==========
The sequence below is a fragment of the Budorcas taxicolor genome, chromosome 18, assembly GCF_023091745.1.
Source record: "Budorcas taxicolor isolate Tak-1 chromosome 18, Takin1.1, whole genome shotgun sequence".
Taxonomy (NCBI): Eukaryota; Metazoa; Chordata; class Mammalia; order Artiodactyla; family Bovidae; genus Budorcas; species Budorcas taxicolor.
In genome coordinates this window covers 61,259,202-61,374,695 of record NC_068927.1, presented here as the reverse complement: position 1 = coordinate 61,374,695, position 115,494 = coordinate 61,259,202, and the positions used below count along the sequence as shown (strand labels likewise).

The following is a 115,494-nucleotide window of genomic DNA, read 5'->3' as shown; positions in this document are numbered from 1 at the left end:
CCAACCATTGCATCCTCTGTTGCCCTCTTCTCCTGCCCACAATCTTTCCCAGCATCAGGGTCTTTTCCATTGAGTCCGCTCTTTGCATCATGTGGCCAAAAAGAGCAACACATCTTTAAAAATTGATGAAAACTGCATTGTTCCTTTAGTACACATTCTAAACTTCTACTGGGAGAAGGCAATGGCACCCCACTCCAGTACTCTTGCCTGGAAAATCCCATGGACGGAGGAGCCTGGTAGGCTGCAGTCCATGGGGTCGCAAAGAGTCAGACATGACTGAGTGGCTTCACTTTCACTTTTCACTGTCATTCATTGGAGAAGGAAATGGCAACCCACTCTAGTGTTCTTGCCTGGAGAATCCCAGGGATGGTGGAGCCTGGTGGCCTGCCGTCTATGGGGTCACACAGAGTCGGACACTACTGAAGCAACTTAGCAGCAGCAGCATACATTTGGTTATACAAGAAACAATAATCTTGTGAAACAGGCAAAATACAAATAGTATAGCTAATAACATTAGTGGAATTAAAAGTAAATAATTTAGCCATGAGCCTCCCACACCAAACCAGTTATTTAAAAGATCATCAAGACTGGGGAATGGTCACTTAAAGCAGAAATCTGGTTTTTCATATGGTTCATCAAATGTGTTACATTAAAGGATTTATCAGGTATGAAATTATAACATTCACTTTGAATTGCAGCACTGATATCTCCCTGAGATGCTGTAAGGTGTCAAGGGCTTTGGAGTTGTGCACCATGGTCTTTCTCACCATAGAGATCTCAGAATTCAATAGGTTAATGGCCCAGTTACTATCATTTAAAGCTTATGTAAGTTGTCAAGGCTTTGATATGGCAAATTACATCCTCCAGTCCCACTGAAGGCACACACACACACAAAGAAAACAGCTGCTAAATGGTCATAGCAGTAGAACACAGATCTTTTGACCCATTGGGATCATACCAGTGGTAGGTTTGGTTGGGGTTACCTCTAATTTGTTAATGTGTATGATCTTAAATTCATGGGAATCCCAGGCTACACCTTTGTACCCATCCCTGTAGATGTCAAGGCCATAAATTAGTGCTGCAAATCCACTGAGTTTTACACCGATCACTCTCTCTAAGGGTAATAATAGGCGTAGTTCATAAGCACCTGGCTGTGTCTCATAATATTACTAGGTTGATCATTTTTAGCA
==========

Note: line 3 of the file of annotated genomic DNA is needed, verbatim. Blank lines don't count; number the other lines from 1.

Taxonomy (NCBI): Eukaryota; Metazoa; Chordata; class Mammalia; order Artiodactyla; family Bovidae; genus Budorcas; species Budorcas taxicolor.